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  • January 24, 2024 6 min read 0 Comments

    In the first part of this two-part feature, we explored the Beeble Scale, and its namesake creature type. The Beeble scale ranges from 1-10 with 1 being creature types that are iconic or integral to the game and that will definitely return and 10 being creature types that will never return. The namesake creature type Beeble, is one of three creature types that rate a 10 on the scale. This week, we look at the two other creature types, including one that was retired from the game of Magic entirely.

    The Lords of Magic

    The creature type Lord had been with the game since Limited Edition Alpha, but really got in gear with changes made to the core set in Revised Edition. In Revised, four creatures from the core set, Lord of Atlantis, Zombie Master, Goblin King, and Keldon Warlord, all had their creature types errataed to Lord.

    lord of atlantis art

    zombie master art


    Lord of Atlantis, Zombie Master, and Goblin King all had some typal-matters things going on with their gameplay mechanics. Making them all have the Lord creature type was a clean way to indicate to players that these were typal-matters cards and reduce the number of disparate creature types in the game. Reducing the number of creature types in the game is a topic we will explore further a bit later.

    goblin king art mtg

    keldon warlord mtg

    Of the Revised Lords the odd one out is Keldon Warlord. The Warlord has no typal-matters mechanics on it. As near as I can figure out, the only reason Keldon Warlord had the Lord creature type to begin with (it and Zombie Master were the first two), was because it had the word “lord” in its name. Keldon Warlord did set a precedent for another Lord card, which we will look at momentarily.

    Lords appeared peppered throughout sets of the ‘90s and early 2000s. Some of them, like Ice Age’s Chaos Lord had little or nothing to do with the typal-matters theme established by the Revised Lords (Keldon Warlord being the exception).

    chaos lord art

    Brief aside: A notable thing about all of Brian Snõddy’s pieces is how well he incorporates backgrounds into his illustrations. His Chaos Lord illustration does a fantastic job of highlighting the aforenamed Lord in the foreground while also showing the mighty horde under his command in the background. It’s details like that which elevate a piece, making it an immersive experience, and contributing to the world building of a set.

    While Chaos Lord didn’t stick to the typal-matters theme, Mercadian Masques’ Caller of the Hunt is a different story.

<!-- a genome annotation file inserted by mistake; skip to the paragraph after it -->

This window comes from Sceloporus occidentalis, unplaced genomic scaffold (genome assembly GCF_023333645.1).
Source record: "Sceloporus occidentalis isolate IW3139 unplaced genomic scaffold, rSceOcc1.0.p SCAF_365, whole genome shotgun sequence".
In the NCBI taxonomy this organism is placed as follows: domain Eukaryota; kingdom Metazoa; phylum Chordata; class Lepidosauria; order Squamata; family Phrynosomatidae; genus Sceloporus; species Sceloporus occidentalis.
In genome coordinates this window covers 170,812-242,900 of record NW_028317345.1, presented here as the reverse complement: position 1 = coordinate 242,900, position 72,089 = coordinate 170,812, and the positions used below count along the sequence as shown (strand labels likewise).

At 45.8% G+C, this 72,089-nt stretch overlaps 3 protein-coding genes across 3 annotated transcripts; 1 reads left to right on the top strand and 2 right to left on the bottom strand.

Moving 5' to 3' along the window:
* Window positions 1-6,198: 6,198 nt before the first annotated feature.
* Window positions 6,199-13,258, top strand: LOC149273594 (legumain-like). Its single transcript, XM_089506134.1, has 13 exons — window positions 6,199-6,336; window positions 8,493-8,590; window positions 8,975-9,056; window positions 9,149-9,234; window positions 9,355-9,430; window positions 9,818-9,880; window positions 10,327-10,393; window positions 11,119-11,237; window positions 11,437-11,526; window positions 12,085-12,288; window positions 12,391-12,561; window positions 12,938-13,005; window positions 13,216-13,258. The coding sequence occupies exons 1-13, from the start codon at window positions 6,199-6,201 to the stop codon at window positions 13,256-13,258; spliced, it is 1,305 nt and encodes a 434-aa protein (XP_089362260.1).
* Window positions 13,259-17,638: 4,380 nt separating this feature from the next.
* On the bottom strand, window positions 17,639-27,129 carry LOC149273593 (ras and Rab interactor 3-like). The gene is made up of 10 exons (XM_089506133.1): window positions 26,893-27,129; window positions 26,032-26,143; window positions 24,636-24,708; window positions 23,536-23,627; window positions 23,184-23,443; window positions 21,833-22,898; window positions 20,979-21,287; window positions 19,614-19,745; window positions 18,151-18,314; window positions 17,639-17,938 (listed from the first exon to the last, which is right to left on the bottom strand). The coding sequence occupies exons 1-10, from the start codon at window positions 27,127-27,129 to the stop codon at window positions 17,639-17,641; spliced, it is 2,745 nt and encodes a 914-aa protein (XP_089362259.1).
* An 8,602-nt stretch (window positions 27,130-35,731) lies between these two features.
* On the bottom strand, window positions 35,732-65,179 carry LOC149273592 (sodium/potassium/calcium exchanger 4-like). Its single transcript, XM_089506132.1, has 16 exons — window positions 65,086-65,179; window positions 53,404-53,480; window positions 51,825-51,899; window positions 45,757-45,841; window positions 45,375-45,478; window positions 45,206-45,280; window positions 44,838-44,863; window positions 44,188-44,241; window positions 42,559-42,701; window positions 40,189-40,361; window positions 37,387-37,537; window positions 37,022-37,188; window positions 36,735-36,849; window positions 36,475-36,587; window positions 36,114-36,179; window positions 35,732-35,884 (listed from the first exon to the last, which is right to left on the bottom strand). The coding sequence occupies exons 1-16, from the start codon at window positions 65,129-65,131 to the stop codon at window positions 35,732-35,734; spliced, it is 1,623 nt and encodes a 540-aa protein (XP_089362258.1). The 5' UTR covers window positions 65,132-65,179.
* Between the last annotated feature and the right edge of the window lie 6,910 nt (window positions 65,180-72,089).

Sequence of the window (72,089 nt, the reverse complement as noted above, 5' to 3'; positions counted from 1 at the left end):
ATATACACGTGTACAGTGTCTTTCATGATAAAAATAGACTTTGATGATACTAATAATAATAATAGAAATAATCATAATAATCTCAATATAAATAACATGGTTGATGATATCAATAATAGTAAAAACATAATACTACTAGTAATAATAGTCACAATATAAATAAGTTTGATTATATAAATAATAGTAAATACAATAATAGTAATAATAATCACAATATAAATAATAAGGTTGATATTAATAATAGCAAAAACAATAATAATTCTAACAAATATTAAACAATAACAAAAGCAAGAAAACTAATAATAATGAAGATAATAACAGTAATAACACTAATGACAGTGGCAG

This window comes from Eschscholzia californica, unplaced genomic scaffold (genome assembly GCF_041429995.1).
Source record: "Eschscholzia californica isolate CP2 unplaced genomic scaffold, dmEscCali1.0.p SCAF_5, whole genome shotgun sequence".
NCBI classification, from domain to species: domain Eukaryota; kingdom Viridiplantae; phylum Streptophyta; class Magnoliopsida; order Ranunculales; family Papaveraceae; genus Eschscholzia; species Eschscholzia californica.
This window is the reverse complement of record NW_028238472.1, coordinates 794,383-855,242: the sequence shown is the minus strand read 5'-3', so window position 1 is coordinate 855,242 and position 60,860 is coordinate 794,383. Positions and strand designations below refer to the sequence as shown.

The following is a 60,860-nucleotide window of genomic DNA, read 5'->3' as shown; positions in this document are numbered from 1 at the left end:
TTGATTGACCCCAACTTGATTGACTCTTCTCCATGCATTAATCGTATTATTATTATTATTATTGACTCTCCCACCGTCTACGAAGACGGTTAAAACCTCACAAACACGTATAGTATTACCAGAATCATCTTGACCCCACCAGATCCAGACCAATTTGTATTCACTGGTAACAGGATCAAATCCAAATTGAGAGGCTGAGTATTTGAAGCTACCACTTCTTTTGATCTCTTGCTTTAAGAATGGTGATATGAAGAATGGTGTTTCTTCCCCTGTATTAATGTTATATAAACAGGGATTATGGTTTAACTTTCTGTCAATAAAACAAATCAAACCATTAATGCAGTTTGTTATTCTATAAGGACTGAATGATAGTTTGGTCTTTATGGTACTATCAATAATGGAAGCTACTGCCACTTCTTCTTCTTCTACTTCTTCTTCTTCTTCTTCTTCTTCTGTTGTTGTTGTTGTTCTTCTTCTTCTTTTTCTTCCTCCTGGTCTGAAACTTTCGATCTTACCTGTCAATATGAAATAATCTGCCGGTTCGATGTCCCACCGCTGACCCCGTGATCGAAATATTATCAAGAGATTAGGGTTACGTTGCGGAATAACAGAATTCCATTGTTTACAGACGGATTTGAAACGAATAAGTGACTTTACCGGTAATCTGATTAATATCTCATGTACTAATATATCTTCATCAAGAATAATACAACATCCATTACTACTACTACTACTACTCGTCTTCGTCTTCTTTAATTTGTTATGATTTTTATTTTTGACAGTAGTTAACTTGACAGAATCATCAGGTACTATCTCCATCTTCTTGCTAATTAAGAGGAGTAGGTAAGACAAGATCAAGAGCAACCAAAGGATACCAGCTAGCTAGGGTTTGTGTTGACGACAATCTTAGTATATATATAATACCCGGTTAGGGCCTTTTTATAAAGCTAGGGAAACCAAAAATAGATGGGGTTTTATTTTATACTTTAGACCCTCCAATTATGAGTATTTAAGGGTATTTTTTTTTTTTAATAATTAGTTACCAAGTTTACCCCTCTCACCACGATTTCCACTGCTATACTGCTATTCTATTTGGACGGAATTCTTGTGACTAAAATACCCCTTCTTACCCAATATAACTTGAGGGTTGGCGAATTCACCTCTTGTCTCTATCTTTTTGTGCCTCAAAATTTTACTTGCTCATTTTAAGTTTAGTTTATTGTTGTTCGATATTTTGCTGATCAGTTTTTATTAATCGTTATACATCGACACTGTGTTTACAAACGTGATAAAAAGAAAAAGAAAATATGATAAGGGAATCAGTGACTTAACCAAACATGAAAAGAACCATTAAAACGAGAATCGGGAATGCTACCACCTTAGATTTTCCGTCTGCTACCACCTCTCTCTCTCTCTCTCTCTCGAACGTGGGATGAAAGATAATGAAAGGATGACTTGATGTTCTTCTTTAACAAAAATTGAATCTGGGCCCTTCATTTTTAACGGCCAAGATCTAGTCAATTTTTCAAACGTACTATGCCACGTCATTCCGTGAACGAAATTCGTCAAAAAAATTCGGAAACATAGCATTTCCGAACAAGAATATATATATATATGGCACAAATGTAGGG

caller of the hunt art

    Caller of the Hunt is an interesting riff on Keldon Warlord and the typal-matters Revised Lords. Where Warlord’s stats were equal to all creatures in play, the Caller’s ability is similar, but limited to only a specific creature type (chosen as the card enters the battlefield). In a way, this is almost a fixed version of Keldon Warlord, giving it a sort of typal-matters ability.

    After Caller of the Hunt, a few years passed before any new Lords appeared in Magic. When they did, it was all in one set, in the largest concentration of the Lord creature type since Revised.

    Onslaught (2003)

    The Lord creature type returned in Onslaught with six new cards. It was the largest density of Lord creatures of any set in Magic’s history. The set had a typal-matters theme, making it the perfect place to bring back Lords. There was one for each color in the set—and an additional one for white—covering the main creature types present.

    ancestors prophet

    catapult master art

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    Rather than simply buffing their kindred like past typal-matters Lords, each of the Onslaught Lords had a powerful activated ability requiring five creatures of the same type to tap to activate (this could include the Lord itself and the ability dodged summoning sickness). This gave a whole new meaning to the idea of typal-matters cards. Their build-around nature made them great for Limited and casual Constructed play. Though they didn’t make much impact in competitive settings, they still see some play today in Commander.

    gravespawn sovereign art

    skirk fire marshal art

    voice of the woods art

    Visually, the illustrations of each of the Lord creatures in Onslaught did an excellent job of depicting them as leaders in positions of power, leading their kindred on the battlefield and elsewhere.

    Death of the Lords

    The Lord creature type was retired from Magic in 2007 along with 145 other creature types during one of the largest erratas to the game in its history, The Grand Creature Type Update. A whopping 1197 creatures had their creature types updated.